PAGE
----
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PH crew change woes still unresolved

PH crew change woes still unresolved
Genivi Factao July 15, 2020

Manning agencies are still finding it difficult to effect “crew change” in the country, citing the apparent lack of coordination between implementing agencies and the Inter Agency Task Force for the Management of Emerging Infectious Diseases (IATF-EID).

This, despite the “green lane” circular that was supposed to alleviate the crew change crisis onboard international merchant vessels that has 200,000 seafarers stranded due to the travel restrictions caused by the coronavirus disease 2019 (Covid-19) pandemic.

The circular took effect last July 2 and was signed and approved by the Department of Foreign Affairs, Department of Labor and Employment, Department of Transportation (DoTr), Department of Interior and Local Government, Department of Justice and Department of Health-Bureau of Quarantine.

It was created in answer to the International Maritime Organization’s appeal to its member states to accord speedy and safe travel to seafarers including the swift crew change protocols during the Covid-19 pandemic.

It was likewise supported by the Maritime Industry Authority (Marina), Philippine Overseas Employment Administration, Overseas Workers Welfare Administration, Bureau of Quarantine, Philippine Coast Guard and Philippine Ports Authority (PPA).

Also, early this week, the Philippines was among the 13 countries to agree and sign for an international measure to open up foreign borders for seafarers and expedite repatriation efforts.

In major ports across the country, however, seafarers bound for their shipboard deployment were sent back as authorities were quick on pointing fingers as to who actually has jurisdiction over an area or who issues the travel authority.

One of the affected local employers reported how their crew who were supposed to join in Davao were sent back, along with other seafarers, by port authorities that stated only the Port of Manila was authorized to allow crew change.

Accordingly, Marina immediately coordinated with PPA as it was the agency that released the order.

“As of this date, the Port of Manila is the only port authorized by the IATF to allow disembarkation of overseas Filipino seafarers who have undergone RT-PCR (reverse transcription polymerase chain reaction) swab tests with negative results. No other port has been authorized,” PPA General Manager Jay Daniel Santiago said.

“The IATF-approved crew change protocol is still being routed for signature. Everyone is therefore notified that other than the Port of Manila, no crew disembarkation/embarkation of international vessels of whatever nationality is to be allowed,” Santiago said.

“This is absolutely ridiculous in all its form and substance! Why even come out with Green Lane Joint Circular?” one manning official, who declined to be named, remarked.

“Have they considered the safety and density of vessels in the area? How about the commercial impact on delays and dangers in this location? Has there been a technical person that provides guidance on safety and security?” he asked in frustration.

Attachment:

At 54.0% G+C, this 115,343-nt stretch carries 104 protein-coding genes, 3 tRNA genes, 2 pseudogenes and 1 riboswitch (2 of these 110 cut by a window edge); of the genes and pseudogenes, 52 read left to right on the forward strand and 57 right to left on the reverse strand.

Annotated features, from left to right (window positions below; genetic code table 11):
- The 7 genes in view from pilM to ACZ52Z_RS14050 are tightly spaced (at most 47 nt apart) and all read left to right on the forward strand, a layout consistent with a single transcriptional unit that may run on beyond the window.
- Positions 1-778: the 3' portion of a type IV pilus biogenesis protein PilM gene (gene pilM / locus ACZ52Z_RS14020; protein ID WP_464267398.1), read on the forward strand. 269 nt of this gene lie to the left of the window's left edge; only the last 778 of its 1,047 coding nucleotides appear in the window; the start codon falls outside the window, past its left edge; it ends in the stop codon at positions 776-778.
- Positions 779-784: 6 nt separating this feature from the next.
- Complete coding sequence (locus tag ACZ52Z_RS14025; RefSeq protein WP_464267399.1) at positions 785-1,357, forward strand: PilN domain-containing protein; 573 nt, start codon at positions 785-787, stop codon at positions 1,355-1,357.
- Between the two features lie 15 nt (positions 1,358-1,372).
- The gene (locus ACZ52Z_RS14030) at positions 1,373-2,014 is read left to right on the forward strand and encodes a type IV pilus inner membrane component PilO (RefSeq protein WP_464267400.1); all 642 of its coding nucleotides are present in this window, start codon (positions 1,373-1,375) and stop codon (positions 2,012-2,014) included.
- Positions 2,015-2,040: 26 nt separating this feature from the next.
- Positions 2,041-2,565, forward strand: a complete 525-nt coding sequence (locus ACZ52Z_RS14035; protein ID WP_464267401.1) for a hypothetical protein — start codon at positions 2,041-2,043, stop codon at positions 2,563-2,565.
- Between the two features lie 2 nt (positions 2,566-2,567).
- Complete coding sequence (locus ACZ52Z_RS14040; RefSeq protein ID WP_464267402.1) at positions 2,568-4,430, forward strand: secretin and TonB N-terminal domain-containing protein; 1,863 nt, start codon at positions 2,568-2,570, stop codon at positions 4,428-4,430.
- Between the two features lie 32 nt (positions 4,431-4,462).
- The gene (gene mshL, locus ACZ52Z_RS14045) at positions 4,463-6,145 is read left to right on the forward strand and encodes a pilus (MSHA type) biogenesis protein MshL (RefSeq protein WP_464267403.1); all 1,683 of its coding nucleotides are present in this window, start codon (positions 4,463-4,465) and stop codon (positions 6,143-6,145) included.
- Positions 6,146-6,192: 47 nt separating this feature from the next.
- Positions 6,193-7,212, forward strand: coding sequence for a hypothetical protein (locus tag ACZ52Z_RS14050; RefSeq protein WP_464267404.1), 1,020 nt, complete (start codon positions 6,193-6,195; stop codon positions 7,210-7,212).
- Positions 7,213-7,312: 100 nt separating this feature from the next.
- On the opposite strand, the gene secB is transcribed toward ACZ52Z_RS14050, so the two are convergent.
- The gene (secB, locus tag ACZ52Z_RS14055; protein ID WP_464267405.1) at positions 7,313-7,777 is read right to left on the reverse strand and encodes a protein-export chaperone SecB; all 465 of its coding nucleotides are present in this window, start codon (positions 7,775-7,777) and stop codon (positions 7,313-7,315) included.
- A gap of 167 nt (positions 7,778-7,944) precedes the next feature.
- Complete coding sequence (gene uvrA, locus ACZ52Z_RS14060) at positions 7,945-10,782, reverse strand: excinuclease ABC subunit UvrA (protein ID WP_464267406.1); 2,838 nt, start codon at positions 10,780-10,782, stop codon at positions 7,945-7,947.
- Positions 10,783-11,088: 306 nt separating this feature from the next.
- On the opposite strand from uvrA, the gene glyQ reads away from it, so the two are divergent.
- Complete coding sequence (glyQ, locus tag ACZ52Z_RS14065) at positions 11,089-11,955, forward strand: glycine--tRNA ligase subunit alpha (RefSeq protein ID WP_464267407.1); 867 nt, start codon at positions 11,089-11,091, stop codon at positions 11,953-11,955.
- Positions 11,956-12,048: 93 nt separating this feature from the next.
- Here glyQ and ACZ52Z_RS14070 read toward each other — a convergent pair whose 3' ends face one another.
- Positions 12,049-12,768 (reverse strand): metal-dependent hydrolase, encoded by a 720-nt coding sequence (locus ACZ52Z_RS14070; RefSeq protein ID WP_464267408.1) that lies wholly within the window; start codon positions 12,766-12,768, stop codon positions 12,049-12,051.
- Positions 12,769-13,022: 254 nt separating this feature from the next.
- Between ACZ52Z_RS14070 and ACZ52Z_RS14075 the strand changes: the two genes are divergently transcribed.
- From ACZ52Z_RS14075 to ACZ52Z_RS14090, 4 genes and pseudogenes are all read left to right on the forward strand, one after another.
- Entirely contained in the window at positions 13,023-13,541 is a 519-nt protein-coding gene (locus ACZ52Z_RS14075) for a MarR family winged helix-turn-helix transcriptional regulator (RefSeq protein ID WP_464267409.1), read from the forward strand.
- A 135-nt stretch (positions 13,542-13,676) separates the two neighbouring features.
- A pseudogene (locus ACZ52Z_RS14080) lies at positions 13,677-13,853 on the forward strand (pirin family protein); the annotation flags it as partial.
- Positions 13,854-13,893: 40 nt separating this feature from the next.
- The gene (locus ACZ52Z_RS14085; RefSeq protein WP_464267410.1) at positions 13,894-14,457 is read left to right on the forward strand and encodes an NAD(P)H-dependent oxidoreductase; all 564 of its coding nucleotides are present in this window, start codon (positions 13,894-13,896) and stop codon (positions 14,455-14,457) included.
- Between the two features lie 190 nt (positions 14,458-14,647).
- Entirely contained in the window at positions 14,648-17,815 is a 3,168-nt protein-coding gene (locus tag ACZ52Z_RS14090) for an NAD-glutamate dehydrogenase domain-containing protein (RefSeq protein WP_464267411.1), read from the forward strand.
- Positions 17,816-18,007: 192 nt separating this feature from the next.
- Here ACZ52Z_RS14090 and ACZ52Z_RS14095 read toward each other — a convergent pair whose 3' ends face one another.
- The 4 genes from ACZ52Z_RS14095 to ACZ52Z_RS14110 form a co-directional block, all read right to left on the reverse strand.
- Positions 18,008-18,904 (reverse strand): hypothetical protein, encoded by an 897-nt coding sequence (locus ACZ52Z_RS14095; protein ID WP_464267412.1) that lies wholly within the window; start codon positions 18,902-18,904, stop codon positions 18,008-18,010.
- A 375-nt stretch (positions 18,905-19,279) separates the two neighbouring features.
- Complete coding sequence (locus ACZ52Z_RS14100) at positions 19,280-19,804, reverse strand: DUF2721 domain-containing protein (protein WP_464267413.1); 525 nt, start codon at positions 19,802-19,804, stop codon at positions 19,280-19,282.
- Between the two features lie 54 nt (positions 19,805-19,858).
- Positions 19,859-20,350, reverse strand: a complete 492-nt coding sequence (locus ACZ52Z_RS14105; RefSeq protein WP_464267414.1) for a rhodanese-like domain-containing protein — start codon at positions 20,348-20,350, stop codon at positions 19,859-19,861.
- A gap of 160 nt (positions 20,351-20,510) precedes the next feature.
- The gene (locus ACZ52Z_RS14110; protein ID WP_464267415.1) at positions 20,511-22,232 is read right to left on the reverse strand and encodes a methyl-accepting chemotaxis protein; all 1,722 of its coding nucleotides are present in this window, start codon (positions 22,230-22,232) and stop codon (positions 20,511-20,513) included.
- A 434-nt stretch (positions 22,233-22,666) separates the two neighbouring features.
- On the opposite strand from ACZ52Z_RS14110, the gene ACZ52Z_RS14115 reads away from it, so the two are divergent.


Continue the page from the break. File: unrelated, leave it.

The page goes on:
Private sector, Marina position

Danny David, president of Relinic International Trading Corp., said the PPA advisory dated July 8, 2020, allowing only the Port of Manila for the green lane is not really helping in facilitating speedy and safe travel of seafarers.

“If any cargo or tanker ship will come to the Philippines with cargo not intended for the Port of Manila, lets say Subic, Bataan or in the Visayas and Mindanao, and they have Filipino crew members who would like to go home after following the Covid-19 protocols, they cannot sign off,” he said.

“You’re here in your country, yet you cannot go home and you will again follow all the protocols, and that’s an additional expense for the manning company,” David added.

He cited that it happened in the Port of Bacolod, when seafarers were not allowed to disembark. “If any ship, like about 25 passenger ships that come in Manila, only to sign off and change crew members, the Port of Manila is the best place. No argument on that,” he said.

The ship cannot divert to Manila if its cargo is not destined to this city. It will be a violation of ship’s charter agreement and a tremendous cost to ship owners.

He furthered: “A lot of manning companies were complaining. What’s the use of the green lane, which was signed by the secretaries of foreign affairs, labor, DoTr and others,” he added.

He asked that the PPA Advisory on July 8, 2020 to all port managers be reviewed and must be in line with the green lane guidelines to let the seafarer join or sign off in any port in the Philippines, if they were already allowed by the Bureaus of Quarantine and Immigration, and the PCG.

For his part, Marina Administrator Robert Empedrad told The Manila Times that “more ports would be opened for the Philippine Green Lane, for speedy and safe travel of seafarers, who were key workers in the global supply chain.”

He assured that despite some setbacks the government have been encountering on the seafarers concern on crew change, more ports would be opened for seafarer green lane protocol. ‘

At present, only the Port of Manila has been authorized by the IATF-EID to allow the disembarkation of overseas Filipino seafarers who have undergone RT-PCR test.

“They will open the ports once they are capacitated to undergo RT-PCR tests and once they have the quarantine facilities. Next ports to be opened would be Bataan, Batangas and Subic. Bataan may open anytime soon. The request is now with Secretary Tugade,” he told The Times, referring to Transportation Secretary Arthur Tugade.